• Work to quickly establish straightforward but preliminary guidelines for inclusion in 2.8, and refine them through iterations of documentation and discussion with both the development teams and the wider community
  • Serve as a court of appeal where needed, where issues surface in conversation between the product manager, the release management team, and project teams

Next Steps

Weekly, open release meetings (i.e. anyone may join the discussion, though not all opinions may be formally binding) (6) will begin which will include the product manager and release management team. The product manager will coordinate and own the agenda, and early orders of business will include:

  1. An initial triage of proposed new features (7) :
    • determine which, if any, will need to go to the product council for review
    • identify where more documentation is needed from development teams, and communicate this out
    • make an initial risk assessment of various projects which can inform test planning (e.g. riskier changes may receive earlier QA focus)
    • establish realistic freeze dates for 2.7, based on time needed for QA, availability of resource, etc.
  2. The initial members of the release management team will work to propose (to the community) processes for how its decisions will be made and how members may be recruited



1. The new Product Development Process introduces new roles and new ways of doing business. There is a newly appointed product council, which will be working to establish a transparent process with clear criteria, and there is also a new product manager, among whose responsibilities is ownership of a Sakai roadmap. The new process is not going to achieve maturity overnight, especially at this time of year (Q3 2009) when many are preoccupied with both vacations and a Fall term, and so a balance needs to be struck that allows the council begin taking up its charge quickly but simply, without throwing off all forward momentum.
2. The community needs a reliable release roadmap in order to both contribute to the general effort and make preparations for its own deployments.
3. Release scope will be framed by an analysis of what can be managed and adequately tested under the constraints of available time and volunteer resource from the community. Functional priorities will require the guidance of the product council, but against this an achievable release management plan still needs to be developed. If such a plan seems impossible under the constraints of time and available resource, a proposal will go out to the lists for comment, one which either reduces planned features or extends the deadline (or both).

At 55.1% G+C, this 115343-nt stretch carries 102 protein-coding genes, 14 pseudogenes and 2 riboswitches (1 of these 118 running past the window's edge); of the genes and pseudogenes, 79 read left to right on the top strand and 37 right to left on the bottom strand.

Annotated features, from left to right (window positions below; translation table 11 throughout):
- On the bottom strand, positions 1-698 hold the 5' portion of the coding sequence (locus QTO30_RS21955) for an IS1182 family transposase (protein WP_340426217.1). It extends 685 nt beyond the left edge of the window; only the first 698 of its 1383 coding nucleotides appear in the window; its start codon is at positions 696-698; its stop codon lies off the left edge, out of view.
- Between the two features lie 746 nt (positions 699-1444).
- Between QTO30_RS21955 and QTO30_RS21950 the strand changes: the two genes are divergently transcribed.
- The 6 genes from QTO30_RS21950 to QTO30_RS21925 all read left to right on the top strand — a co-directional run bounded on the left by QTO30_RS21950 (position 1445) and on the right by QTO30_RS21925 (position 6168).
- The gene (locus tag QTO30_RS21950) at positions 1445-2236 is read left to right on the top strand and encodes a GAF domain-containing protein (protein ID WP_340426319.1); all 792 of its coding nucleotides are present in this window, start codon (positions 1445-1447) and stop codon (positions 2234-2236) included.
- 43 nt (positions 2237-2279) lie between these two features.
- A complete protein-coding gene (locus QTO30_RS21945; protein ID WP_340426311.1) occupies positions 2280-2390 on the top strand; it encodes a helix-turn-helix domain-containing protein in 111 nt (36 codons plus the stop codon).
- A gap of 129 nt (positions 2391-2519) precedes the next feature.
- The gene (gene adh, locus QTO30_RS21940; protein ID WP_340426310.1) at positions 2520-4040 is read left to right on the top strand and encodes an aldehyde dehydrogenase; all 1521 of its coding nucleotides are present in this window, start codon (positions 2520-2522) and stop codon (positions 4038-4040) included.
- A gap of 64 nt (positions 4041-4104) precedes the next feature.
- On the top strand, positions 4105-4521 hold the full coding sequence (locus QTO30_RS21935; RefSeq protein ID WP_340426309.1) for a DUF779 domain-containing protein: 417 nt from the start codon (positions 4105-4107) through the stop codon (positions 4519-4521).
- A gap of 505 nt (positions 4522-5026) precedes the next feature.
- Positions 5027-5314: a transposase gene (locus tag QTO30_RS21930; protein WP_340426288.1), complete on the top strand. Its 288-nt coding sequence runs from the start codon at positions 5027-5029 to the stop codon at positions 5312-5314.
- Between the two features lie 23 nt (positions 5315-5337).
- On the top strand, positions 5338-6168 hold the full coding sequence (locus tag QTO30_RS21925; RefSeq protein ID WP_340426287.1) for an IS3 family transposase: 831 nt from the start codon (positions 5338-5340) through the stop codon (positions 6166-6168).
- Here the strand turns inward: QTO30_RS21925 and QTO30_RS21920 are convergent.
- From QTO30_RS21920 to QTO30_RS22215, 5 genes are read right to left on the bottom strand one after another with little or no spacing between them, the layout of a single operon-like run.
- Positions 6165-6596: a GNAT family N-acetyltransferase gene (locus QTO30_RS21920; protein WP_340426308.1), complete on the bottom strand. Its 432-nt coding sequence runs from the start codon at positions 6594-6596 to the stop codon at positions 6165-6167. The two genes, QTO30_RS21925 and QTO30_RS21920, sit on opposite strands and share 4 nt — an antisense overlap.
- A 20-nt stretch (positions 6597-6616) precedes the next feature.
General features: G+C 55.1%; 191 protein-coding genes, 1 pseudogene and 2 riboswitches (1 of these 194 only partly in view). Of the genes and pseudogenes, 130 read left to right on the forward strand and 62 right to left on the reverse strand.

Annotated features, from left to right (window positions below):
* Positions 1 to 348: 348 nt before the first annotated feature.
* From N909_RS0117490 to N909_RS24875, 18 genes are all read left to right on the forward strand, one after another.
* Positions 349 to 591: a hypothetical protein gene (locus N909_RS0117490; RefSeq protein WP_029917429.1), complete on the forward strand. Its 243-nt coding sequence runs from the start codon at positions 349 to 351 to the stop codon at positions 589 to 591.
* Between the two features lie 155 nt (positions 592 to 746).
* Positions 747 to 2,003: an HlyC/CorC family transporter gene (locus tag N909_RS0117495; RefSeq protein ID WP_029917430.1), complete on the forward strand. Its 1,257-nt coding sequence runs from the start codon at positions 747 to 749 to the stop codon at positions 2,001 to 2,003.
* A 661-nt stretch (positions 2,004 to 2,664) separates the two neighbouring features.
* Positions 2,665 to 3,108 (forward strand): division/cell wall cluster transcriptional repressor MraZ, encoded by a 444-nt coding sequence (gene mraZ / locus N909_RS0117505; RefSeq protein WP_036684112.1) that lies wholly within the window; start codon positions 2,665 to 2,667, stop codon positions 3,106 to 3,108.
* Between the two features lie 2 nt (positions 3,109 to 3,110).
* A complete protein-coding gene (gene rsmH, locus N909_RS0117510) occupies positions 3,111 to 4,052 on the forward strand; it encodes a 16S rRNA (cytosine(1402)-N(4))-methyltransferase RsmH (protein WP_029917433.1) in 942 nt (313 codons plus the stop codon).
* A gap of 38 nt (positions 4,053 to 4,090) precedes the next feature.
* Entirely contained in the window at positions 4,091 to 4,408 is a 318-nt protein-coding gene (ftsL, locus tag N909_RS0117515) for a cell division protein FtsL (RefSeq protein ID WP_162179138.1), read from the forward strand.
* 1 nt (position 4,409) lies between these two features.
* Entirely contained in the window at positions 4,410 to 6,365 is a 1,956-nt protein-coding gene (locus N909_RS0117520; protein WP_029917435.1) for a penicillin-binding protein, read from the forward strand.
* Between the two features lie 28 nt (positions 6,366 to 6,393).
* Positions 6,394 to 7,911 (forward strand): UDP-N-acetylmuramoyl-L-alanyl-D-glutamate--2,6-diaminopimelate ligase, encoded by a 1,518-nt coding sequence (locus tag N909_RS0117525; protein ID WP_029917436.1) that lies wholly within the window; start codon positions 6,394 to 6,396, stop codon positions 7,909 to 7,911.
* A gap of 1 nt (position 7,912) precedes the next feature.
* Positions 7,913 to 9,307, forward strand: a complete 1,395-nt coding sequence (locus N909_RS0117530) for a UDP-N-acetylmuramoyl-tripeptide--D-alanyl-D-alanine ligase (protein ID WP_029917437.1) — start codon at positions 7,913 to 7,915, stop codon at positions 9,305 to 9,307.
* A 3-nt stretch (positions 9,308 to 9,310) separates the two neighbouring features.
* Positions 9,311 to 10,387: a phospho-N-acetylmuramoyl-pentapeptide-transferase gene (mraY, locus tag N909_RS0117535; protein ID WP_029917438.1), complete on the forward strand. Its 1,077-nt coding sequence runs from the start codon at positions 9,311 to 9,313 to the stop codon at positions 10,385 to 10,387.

4. These two releases would correspond roughly to two different kinds of processes for reviewing release readiness of new development work. A "lightweight" process can be used for modest refinements or small additions to existing functionality, and typically won't involve the product council. A "heavy" process would involve product council review at a minimum, and typically passage through the entire product development cycle. Changes to existing functionality that the release management team deems significant (e.g. a big change to the UX, or involving some considerable technical risk) will be brought before the review of the product council by the product manager.
5. While QA and other release management processes are underway for 2.7, review and planning for 2.8 will also begin. To the extent that 2.8 involves significant new capabilities, this activity will happen at first mostly in the context of product council processes.
6. The meetings will publish minutes, document decisions, and send out any significant proposals to the list for community comment.
7. New features and plans from development teams are being collected in Confluence at: Proposed changes to 2.7